There is an attempt by at least one WPer to develop a more rounded position; it’s an article by Ian Anderson in May. It makes some good points, but ends up rather muddled. For instance, having quoted the great Irish revolutionary James Connolly that public ownership should only be supported to the degree that workers are ready to run it, he then goes on to support campaigning for “public ownership” in the here and now. But if workers in New Zealand in 2012 aren’t at the point where they’re ready to take over functions of government, why use Connolly’s quote as if it is relevant to the concrete conditions here today and can inform a political position here at this point in time?
At the end, the article uses the term “public ownership” as if it’s a step in the right direction, even though the author points out earlier in the article that “public ownership” at this point in time in NZ often involves producing goods and services as commodities anyway. So, even when the article makes a good analytical point, there isn’t a logical connection between it and the political position the article takes on state-owned enterprises. If the analysis is correct, then the logical political position would be not to get too excited by the shift from the state acting as a business and exploiting workers to the state having 51% ownership of these businesses and 49% of the shares being in private hands.
Essentially what the Workers Party has done is completely conflate privatisation (or in this case partial privatisation) with corporatisation. But these are already corporates, they were turned into corporates by the economic reforms of the fourth Labour and fourth National governments. They’ve been capitalist businesses for several decades. They are not the same as the old state-owned nationalised industries; they are the result of the break-up and corporatisation of those old institutions. While the Ian Anderson article, as noted above, does briefly recognise this, it doesn’t draw out either the economic or political significance of the change. Instead, it simply moves on and advocates a political stance which might be relevant if we were back in 1984, before the old government departments and nationalised industries were broken up and turned into capitalist companies but makes no sense (from a Marxist standpoint) long, long after these have already been corporatised.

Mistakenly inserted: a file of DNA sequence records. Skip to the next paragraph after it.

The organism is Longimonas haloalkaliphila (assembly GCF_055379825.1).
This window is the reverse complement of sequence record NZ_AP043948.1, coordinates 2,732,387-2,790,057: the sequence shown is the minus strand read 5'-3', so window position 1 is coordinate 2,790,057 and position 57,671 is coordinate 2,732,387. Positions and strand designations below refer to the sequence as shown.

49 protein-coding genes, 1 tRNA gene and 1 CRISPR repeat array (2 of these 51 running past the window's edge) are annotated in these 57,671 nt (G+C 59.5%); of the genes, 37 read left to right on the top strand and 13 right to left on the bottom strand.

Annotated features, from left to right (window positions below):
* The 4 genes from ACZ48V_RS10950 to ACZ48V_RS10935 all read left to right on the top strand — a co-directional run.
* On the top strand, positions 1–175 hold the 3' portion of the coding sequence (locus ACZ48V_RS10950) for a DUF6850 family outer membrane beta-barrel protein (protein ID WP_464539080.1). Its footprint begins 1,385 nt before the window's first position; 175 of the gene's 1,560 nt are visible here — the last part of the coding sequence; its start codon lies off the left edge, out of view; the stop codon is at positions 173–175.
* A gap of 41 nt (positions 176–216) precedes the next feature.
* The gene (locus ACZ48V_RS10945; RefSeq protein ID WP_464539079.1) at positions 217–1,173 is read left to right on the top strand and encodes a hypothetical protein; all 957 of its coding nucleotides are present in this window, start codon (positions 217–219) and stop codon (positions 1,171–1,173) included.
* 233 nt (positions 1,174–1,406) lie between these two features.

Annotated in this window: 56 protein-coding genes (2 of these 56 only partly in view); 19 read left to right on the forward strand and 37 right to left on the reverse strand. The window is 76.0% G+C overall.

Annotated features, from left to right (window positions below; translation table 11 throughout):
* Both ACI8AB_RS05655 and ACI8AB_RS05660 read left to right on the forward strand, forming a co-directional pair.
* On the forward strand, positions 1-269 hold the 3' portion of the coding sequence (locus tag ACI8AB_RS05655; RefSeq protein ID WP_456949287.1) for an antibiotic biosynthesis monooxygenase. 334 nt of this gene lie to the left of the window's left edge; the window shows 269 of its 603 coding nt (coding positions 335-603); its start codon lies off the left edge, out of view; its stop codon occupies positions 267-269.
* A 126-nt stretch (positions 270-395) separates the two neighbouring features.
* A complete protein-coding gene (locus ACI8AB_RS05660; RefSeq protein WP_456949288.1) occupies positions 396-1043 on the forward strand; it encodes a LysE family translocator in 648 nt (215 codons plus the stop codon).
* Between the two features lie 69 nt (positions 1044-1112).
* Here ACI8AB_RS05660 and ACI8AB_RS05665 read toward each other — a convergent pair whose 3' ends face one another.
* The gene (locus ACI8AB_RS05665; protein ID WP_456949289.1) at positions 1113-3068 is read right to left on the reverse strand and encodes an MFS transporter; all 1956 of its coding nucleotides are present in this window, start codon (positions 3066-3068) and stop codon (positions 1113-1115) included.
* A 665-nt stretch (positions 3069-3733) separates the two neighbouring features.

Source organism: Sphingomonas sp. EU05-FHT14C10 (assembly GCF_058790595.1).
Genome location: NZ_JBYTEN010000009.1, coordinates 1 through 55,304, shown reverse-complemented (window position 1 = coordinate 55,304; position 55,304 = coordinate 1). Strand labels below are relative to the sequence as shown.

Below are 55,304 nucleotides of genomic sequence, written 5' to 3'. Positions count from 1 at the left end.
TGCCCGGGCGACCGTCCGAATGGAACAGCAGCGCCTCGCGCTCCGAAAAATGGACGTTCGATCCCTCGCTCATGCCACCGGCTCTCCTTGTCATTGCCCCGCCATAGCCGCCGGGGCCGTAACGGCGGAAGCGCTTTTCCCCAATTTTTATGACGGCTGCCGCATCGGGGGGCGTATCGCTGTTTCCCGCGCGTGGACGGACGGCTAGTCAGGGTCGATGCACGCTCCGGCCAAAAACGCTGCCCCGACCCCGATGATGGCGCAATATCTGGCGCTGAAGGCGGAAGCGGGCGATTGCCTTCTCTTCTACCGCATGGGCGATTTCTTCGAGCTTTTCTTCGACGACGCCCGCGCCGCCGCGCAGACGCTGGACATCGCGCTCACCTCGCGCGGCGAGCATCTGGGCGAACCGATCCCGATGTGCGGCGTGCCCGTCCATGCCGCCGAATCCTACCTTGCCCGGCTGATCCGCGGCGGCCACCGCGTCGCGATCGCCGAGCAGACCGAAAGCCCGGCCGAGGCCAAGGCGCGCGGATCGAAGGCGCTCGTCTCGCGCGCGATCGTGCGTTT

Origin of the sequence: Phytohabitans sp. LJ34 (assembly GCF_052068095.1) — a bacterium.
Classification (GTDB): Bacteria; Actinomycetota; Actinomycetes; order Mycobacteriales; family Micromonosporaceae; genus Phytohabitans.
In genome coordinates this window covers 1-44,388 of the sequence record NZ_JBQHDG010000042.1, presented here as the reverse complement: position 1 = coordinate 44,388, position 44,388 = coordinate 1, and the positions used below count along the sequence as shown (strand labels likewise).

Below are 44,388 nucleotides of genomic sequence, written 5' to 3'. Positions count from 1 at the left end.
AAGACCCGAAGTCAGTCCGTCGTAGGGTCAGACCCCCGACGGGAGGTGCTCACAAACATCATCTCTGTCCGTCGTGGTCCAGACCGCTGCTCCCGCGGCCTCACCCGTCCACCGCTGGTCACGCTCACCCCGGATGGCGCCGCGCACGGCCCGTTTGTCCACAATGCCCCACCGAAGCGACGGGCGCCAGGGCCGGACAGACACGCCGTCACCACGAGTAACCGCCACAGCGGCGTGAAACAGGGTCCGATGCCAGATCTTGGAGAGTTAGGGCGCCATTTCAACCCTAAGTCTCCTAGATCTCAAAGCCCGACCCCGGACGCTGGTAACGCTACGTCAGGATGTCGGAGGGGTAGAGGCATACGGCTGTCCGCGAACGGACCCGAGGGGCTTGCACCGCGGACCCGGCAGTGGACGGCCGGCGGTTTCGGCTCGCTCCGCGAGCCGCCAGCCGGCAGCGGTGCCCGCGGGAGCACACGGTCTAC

In New Zealand – and this is true of similar places such as Australia and Canada – most of the working class have two main illusions that blind them to their own class interests, illusions which are generally shared by most progressive people outside the working class as well. One is in nationalism and leads to domestic forms of nationalism being counterposed to ‘foreign’ ownership, when in fact all capitalist ownership is alien to the interests of workers. The other illusion is that the state is somehow “ours” and can be the vehicle for our side winning the things we need. While some small left groups have countered the first illusion, they have tended to reinforce the second illusion by adopting the liberal-reformist rhetoric that the state, or at least parts of it – in this case parts that actually exploit workers – are somehow “ours”.
A good example of this illusion is provided by the International Socialist Organisation. An article by long-timer ISOer Corey Anderson (http://iso.org.nz/2013/05/01/socialism-and-the-campaign-against-asset-sales/#more-1339) begins by pointing out some basic facts about state ownership and the way it serves the interests of capital (paragraph 2) but then subsequently seems to forget this and claims, “People have come to expect a more comprehensive and less costly delivery of goods and services from state-owned corporations which are at least supposed to act in the interests of the people, not the board of directors or private shareholders. The existence of an alternative model can give people hope and encourage them to dream of bigger and better things.”
But virtually everything here is wrong. Who, with any experience of state-owned energy companies, expects them to provide less costly services? In fact, energy prices have risen substantially since the old MED was broken up and converted into state-owned corporates. Moreover, as already noted, the SOE legislation requires these enterprises to *maximise profits*. No-one who knows anything about SOEs expects them “to act in the interests of the people” because they were specifically set up *not to* – they were specifically set up to make the largest profits possible. And how is state capitalism “an alternative model” to private capitalism? Indeed, since ISO has opposition to state capitalism as one of its core principles, this is a very odd thing to argue indeed. It’s another indication of how principles are subordinated to short-term tactical considerations.
Why not simply tell workers the truth about the state and its operations as a capitalist exploiter?
The would-be Marxist groups either don’t understand how capitalism works and how the capitalist state fits in or, if they do, they prefer not to share these insights with workers and others protesting the partial sale of these state-capitalist companies. Instead, they tail along behind existing levels of consciousness and illusion, merely offering some tactical thoughts on how best to go forward.
Not long ago this was the standard approach of the largest left group, Socialist Worker. Anything that moved, SW was on the bandwagon, talking it up and offering mere tactical advice as if the activists in this or that movement were incapable of working out tactics themselves. This approach led to SW going round and round in frantic but ever-decreasing circles of activism, until the organisation was finally exhausted and gave up the ghost. What were SW politics ten years ago are the politics of the remaining ostensibly Marxist groups today; the vacuum left by SW has been filled by different groups but the same politics. Nothing has been learned.
Further reading: Class, class consciousness and left political practice